Peter Vesterbacka, the lead developer at Rovio Mobile, also known as the Mighty Eagle, recently did an email interview with Tech N Marketing magazine. It’s important to point out that this was an email interview because with email interviewers (which we do for our 10 Questions Segments) allow the interviewee plenty of time to research, and think out their answers.
Unless you’ve been living under a football stadium than you are well aware that the hit game Angry Birds has taken off across both iPhone and Android. Angry Birds has been downloaded over 50 million times since it’s release across all platforms. It’s also been revealed that people are playing the addicting game over 200 million minutes a day across the world. Put your 10 fingers down, that’s A LOT.
Technmarketing.com asked Vesterbacka about the future of mobile OS’s and his response was:
“Apple will be the number one platform for a long time from a developer perspective, they have gotten so many things right. And they know what they are doing and they call the shots. Android is growing, but it’s also growing complexity at the same time. Device fragmentation not the issue, but rather the fragmentation of the ecosystem. So many different shops, so many different models. The carriers messing with the experience again. Open but not really open, a very Google centric ecosystem. And paid content just doesn’t work on Android.
There has been a lot of criticism about paid apps on the Android platform and whether or not they actually work. Currently 57% of the apps on the Android market are free and account for 98.9% of the downloads. So from a new developers stand point it would be fair to say that yes there is a little bit of a problem with paid apps.
However Rovio is not a new developer of any sort. They’ve been in the mobile game business since 2003 and have produced more than 50+ games for all their partners across multiple platforms. That’s why this statement from Vesterbacka is a bit disturbing. I’m sure Rovio has spent some time researching the best monetization strategy for Angry Birds. Should they sell the game out right like they did on iPhone and iPad or should they do a more ad based model as they’ve done with Android. Currently Angry Birds on an iPhone is $.99 while the iPad version is $4.99. Android on the other hand, is free.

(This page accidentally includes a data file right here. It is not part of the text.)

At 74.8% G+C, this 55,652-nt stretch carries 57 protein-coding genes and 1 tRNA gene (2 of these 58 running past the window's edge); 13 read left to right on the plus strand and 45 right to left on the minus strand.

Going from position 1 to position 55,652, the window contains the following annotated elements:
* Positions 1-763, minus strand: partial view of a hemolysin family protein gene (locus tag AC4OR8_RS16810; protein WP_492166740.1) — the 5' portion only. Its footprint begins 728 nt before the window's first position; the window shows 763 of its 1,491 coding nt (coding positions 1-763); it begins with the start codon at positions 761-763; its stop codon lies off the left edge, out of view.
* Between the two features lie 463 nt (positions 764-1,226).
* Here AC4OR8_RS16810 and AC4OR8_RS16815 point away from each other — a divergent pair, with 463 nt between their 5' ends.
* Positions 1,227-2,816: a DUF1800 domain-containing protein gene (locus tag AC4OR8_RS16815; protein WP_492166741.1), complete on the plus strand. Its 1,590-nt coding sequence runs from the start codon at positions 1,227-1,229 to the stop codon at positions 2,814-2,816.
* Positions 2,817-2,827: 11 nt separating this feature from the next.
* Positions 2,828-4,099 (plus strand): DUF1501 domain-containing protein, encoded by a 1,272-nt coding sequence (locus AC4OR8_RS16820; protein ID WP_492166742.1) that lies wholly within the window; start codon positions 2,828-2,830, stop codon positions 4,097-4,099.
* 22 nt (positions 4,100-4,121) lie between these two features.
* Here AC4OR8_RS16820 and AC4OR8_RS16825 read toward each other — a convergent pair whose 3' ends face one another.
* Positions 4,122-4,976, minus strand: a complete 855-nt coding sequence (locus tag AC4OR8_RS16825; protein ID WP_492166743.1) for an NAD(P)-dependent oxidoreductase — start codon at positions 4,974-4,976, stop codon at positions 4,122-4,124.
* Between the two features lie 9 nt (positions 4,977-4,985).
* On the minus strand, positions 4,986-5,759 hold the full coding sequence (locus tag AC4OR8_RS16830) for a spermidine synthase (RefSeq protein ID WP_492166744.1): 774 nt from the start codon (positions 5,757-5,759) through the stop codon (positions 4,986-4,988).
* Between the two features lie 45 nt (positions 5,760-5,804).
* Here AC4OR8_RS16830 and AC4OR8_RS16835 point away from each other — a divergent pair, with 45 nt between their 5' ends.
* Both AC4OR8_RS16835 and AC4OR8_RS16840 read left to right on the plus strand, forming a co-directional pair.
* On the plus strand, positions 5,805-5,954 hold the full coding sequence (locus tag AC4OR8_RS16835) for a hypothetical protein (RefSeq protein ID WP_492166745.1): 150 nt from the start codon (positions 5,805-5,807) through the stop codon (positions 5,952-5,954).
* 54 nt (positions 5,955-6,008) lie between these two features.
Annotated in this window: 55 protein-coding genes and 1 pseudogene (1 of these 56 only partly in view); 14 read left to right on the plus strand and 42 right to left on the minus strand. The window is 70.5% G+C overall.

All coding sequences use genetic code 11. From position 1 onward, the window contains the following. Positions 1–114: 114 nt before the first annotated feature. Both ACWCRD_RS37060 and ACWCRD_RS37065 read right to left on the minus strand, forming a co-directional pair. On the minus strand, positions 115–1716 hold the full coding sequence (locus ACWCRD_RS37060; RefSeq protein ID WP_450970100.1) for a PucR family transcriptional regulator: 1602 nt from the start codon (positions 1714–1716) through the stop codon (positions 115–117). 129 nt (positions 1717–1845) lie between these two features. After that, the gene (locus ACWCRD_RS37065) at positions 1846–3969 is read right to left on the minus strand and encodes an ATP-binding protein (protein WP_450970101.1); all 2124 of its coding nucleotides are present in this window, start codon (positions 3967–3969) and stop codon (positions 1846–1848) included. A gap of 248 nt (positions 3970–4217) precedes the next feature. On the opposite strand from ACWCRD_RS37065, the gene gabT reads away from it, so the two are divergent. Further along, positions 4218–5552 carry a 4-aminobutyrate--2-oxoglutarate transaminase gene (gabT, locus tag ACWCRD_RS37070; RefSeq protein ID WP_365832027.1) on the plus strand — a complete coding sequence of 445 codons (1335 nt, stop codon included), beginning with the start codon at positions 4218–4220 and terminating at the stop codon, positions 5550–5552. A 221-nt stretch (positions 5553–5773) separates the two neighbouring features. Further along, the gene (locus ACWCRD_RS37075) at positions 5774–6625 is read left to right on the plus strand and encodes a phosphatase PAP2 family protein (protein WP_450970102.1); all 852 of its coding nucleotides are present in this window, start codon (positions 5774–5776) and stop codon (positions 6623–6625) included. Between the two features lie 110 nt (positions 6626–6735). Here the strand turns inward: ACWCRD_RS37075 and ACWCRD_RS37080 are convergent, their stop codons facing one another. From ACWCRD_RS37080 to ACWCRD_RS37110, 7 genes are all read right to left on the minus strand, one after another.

In leiu of making Android owners pay for Angry Birds, there is an ad box that appears in the corners of the game. It’s actually a bit annoying.
So what’s wrong with Vesterbacka’s statement? Of course everyone is entitled to their opinion, however he made that statement based on Angry Birds not any other app and without testing a paid version first. Vesterbacka also doesn’t mention the fact that Rovio is anticipating making a million dollars per month of their advertising stream. Of course people are going to download Angry Birds for free but Vesterbacka and Rovio didn’t give Android users the opportunity to buy it for $.99 as they did on iPhone.
As the weeks led up to the Angry Birds release to Android many people were speculating what they would charge for Android users and seemed to be ready to pay for it.
Now from a developer standpoint if they were developing new apps and games and didn’t have a mega blockbuster on their hands to sell or not to sell or to charge or not to charge, would be a fair question…